- The Philadelphia Parking Authority announced a Bicycle Lane Enforcement Initiative last week that will include eight new bike lane enforcement officers to exclusively focus on enforcing bike lane regulations in several city neighborhoods.
- The PPA intends to issue tickets to vehicles illegally parked in bike lanes, with enforcement officers on the street starting this fall. Ticket fines within Center City will be $76, whereas certain other areas will be $41, PPA Deputy Executive Director Corinne O'Connor said in an email interview.
- Since 2011, 41 cyclists have been killed in Philadelphia streets and 135 cyclists have been injured, O'Connor said in the program announcement. The PPA has also issued more than 25,700 bike lane violations since 2014. The “staggering” number of violations illustrates why the city needs more enforcement, O’Connor said.
Cities are becoming more creative in how they enforce bike lane parking violations, according to Bicycle Coalition of Greater Philadelphia Policy Director Nicole Brunet. New York City, for example, announced in February that it would protect 20 miles of bike lanes with “sturdier” materials to prevent drivers from entering the lanes. New York and Chicago have also considered the use of cameras to ticket people who illegally park and stop in the lanes.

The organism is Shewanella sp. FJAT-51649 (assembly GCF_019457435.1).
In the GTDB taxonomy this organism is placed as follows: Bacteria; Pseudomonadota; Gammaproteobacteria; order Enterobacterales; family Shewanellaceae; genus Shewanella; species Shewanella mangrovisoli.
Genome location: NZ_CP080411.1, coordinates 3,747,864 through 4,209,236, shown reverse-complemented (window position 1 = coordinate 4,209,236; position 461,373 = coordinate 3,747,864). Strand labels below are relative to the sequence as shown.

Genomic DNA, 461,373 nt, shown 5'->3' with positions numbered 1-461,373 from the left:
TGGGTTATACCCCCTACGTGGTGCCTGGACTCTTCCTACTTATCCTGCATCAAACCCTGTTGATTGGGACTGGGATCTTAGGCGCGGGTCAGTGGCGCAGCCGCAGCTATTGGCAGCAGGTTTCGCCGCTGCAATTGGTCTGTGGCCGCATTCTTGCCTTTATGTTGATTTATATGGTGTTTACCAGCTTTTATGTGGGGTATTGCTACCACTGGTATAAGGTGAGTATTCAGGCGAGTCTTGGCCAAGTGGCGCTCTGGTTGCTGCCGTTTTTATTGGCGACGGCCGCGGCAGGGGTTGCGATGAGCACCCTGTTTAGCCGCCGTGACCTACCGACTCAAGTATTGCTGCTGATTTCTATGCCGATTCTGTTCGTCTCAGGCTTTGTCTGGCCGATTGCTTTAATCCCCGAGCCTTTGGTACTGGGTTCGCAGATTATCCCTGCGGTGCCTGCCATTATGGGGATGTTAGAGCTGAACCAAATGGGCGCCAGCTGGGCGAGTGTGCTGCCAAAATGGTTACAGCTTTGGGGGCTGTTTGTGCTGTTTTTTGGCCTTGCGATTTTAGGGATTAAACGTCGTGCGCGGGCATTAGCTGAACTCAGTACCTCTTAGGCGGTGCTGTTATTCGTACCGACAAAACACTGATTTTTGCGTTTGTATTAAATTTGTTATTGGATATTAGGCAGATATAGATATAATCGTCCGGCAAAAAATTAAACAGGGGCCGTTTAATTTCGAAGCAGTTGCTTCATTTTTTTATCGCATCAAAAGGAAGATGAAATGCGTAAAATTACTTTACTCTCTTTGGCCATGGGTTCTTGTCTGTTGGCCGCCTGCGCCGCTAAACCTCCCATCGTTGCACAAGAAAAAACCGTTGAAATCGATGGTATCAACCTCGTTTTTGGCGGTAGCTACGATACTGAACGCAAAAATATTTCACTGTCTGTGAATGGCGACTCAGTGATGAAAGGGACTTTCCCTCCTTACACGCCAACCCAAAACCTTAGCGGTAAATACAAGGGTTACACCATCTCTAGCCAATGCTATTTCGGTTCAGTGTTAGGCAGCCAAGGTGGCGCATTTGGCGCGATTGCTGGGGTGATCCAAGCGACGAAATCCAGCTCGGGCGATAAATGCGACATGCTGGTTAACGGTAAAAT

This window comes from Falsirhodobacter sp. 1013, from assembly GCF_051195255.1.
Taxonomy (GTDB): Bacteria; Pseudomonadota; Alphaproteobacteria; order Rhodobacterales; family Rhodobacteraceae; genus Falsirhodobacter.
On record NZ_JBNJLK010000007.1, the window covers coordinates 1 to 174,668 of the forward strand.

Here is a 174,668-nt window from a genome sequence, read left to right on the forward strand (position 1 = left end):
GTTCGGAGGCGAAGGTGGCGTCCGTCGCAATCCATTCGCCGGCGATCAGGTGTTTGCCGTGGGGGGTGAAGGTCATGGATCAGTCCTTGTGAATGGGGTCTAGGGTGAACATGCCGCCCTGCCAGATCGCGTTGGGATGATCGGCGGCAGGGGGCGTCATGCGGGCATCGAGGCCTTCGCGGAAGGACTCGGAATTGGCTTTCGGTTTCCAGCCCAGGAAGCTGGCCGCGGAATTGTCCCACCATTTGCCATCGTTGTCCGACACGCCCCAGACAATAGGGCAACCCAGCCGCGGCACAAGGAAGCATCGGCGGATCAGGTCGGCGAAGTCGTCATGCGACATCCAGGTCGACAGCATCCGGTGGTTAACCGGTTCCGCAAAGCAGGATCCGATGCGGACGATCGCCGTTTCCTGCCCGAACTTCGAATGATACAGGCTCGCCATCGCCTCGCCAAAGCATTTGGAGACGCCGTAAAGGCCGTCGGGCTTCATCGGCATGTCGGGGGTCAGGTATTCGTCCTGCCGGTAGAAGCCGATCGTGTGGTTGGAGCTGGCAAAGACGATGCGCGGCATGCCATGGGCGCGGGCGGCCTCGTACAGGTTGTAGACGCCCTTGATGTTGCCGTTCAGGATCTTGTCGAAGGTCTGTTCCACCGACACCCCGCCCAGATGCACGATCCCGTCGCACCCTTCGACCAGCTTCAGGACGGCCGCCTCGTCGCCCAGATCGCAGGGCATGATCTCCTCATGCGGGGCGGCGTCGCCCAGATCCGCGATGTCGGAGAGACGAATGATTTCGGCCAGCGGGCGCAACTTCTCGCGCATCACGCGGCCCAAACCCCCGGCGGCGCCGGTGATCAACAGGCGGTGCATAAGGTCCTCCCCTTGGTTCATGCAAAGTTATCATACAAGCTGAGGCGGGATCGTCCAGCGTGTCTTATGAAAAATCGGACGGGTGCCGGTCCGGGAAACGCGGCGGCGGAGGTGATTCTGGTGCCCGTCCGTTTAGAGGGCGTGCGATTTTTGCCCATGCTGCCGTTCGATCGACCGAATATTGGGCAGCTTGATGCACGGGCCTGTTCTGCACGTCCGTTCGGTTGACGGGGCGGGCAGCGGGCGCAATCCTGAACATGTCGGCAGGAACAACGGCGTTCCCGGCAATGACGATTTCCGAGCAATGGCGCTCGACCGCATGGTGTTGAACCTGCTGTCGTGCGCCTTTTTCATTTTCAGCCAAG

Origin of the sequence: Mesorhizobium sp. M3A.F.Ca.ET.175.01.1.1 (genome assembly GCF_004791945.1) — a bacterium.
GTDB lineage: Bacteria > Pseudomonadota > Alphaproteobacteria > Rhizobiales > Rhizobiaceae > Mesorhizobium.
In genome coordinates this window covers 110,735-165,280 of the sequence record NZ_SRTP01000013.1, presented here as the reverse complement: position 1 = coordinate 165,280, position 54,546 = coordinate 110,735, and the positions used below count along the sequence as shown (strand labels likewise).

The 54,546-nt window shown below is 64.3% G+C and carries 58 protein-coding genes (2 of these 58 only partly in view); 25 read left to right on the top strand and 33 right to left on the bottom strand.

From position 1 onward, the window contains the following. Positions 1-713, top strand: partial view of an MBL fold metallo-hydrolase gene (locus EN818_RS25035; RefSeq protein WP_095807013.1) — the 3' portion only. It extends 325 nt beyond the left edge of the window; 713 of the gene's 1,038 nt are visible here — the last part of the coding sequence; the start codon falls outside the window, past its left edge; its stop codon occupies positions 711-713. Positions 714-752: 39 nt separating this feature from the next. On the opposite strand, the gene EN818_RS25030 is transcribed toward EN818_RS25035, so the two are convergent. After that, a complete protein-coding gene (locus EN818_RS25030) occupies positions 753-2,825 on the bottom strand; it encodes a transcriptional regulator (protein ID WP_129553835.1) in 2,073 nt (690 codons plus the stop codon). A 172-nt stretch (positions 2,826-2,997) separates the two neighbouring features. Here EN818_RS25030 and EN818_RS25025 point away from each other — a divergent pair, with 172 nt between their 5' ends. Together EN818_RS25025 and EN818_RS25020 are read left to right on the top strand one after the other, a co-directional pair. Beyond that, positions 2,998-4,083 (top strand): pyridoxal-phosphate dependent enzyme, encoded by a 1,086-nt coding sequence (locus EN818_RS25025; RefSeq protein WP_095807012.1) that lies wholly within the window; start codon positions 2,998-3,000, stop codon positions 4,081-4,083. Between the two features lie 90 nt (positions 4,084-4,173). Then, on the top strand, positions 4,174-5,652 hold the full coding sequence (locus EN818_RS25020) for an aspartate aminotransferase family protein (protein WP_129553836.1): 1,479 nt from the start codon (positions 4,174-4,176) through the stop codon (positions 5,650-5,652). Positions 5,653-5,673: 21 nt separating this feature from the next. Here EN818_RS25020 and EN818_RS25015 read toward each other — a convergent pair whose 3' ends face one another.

Philadelphia’s new effort also comes as the National Highway Traffic Safety Administration announced that U.S. traffic fatalities hit a 16-year high in 2021, with pedestrian deaths up 13% compared with 2020’s already elevated rate.
The pandemic impacted the ability to enforce the proper use of bike lanes in Philadelphia, according to Brunet, who noted the city issued 4,176 bike lane citations in 2019 compared with 1,151 bike lane citations in 2021. Outside of ticketing enforcement, O'Connor also said the PPA will continue to educate the public about parking violations via social media.
“Many of Philadelphia’s unprotected bike lanes are chronically encroached upon by drivers who park or stand with impunity,” said Sarah Clark Stuart, executive director of the Bicycle Coalition of Greater Philadelphia, in the announcement. “A team of enforcement officers on bikes will be able to efficiently and sustainably keep bike lanes clear and safe for the bicyclists they were designed and built for.”
Philadelphia also has plans to appoint its first-ever Vision Zero Ambassadors this summer, Cities Today reports. The ambassadors will attend training sessions, receive a stipend of up to $1,000, and help bring awareness to traffic safety among their local community.
Meanwhile, many other cities including Chicago, New York and Washington, D.C., are beefing up their cycling infrastructure to help keep cyclists safe. New York City reconfigured its iconic Brooklyn Bridge to replace a lane of traffic for cars with a protected bike lane last year while Chicago announced its biggest bike lane expansion in the city’s history. Washington, D.C., opened a $480 million bridge — closing a big gap in the city’s trail network — that includes a multiuse path for pedestrians and cyclists.